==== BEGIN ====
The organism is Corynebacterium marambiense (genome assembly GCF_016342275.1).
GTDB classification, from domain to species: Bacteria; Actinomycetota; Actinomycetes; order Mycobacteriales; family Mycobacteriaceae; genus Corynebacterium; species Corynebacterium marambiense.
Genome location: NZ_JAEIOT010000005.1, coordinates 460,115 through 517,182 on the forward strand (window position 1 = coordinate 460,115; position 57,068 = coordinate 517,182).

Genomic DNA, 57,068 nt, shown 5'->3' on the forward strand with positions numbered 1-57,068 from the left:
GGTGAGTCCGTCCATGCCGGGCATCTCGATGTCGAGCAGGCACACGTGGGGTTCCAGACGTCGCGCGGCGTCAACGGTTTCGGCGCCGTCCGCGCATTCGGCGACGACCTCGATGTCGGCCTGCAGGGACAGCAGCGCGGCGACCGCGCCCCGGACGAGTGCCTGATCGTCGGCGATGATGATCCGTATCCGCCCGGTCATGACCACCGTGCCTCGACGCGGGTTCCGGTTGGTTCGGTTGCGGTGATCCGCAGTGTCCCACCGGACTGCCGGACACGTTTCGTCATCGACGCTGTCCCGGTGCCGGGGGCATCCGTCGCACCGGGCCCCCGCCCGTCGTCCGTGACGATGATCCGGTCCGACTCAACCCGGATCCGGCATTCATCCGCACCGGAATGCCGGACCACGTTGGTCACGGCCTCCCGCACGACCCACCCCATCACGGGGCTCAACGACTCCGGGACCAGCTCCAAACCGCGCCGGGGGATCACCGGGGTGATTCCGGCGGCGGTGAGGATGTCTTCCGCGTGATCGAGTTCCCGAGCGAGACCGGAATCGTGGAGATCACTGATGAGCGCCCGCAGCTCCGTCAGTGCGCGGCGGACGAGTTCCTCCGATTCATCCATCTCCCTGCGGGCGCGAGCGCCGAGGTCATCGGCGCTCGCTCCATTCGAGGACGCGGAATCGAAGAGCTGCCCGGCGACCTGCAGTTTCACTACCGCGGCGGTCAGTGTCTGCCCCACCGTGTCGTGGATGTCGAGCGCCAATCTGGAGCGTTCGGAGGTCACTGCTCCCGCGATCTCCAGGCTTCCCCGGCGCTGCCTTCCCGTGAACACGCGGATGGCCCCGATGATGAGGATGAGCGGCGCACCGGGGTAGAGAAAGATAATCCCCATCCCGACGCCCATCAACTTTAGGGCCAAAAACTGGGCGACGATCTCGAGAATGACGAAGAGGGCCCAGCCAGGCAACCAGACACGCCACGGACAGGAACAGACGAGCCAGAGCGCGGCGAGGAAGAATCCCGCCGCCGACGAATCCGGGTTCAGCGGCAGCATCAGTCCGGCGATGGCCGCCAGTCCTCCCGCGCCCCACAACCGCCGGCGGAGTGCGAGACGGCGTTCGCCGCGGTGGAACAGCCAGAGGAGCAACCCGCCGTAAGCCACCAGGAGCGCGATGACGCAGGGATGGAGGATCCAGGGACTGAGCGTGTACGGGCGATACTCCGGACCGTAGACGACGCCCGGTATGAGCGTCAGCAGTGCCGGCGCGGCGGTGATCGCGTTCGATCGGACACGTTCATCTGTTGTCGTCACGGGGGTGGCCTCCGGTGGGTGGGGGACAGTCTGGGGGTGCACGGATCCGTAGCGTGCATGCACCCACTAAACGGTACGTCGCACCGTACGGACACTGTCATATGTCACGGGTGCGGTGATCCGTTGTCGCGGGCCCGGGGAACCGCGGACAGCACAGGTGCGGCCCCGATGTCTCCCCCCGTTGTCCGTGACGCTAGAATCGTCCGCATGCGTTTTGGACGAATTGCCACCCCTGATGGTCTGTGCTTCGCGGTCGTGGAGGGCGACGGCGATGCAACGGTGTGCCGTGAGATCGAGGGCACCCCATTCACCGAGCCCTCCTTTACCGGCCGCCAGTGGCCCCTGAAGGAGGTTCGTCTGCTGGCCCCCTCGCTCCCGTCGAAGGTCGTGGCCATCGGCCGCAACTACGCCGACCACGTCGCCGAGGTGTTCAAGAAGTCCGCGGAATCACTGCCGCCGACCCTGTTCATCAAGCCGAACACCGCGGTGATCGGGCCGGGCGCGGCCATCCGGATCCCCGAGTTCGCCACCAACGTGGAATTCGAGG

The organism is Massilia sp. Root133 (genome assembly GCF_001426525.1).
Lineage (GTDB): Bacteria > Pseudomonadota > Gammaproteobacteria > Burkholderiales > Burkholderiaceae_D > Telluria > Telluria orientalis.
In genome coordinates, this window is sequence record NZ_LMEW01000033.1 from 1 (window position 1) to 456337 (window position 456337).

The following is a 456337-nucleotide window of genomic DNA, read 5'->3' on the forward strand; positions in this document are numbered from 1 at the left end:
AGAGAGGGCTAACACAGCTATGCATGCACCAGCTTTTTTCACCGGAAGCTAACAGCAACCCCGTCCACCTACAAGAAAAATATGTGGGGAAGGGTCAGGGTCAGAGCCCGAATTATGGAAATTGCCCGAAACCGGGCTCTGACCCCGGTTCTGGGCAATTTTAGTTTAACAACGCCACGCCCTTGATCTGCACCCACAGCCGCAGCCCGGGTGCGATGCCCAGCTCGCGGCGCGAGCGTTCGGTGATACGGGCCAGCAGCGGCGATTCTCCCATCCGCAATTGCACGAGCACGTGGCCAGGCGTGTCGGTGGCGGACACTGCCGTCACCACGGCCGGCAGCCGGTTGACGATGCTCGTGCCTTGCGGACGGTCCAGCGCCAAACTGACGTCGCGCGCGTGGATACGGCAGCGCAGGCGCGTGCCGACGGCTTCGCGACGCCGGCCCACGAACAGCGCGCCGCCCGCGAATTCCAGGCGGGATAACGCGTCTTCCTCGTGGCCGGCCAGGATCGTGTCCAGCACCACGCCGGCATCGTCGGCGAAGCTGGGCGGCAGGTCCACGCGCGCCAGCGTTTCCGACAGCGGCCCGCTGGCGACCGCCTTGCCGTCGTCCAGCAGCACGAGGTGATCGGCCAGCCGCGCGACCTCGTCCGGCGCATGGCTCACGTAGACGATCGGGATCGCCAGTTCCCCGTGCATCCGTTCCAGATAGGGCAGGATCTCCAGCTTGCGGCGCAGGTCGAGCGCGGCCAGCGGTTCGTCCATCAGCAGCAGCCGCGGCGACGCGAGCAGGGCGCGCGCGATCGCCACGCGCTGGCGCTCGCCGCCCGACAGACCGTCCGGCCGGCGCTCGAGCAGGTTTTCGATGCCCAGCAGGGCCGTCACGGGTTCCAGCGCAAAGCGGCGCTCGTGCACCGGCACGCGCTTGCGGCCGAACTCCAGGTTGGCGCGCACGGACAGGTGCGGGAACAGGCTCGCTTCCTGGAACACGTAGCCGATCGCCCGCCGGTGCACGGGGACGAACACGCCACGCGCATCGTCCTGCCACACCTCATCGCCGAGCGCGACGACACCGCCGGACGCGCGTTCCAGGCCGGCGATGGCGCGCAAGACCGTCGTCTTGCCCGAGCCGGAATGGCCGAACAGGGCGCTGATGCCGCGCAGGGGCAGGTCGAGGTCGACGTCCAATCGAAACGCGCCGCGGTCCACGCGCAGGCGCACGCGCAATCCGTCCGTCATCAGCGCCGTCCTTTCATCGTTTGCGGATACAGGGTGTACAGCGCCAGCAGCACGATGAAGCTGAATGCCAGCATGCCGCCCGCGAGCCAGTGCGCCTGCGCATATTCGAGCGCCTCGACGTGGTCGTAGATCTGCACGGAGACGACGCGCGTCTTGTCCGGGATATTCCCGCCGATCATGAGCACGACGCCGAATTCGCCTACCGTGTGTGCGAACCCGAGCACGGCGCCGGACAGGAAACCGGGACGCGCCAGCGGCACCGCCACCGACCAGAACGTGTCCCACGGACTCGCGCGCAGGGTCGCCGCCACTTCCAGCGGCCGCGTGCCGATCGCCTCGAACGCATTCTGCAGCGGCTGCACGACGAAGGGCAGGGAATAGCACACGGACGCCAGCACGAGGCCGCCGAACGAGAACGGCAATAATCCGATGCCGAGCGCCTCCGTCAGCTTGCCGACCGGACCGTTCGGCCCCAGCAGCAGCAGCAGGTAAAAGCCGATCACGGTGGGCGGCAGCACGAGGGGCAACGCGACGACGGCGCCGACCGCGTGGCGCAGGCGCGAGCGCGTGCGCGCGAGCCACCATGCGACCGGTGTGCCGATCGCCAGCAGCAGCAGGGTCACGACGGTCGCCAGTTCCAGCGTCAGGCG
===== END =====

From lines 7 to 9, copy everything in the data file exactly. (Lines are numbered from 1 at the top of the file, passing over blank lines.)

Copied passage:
Lineage (GTDB): Bacteria > Pseudomonadota > Gammaproteobacteria > Burkholderiales > Burkholderiaceae_D > Telluria > Telluria orientalis.
In genome coordinates, this window is sequence record NZ_LMEW01000033.1 from 1 (window position 1) to 456337 (window position 456337).

The following is a 456337-nucleotide window of genomic DNA, read 5'->3' on the forward strand; positions in this document are numbered from 1 at the left end: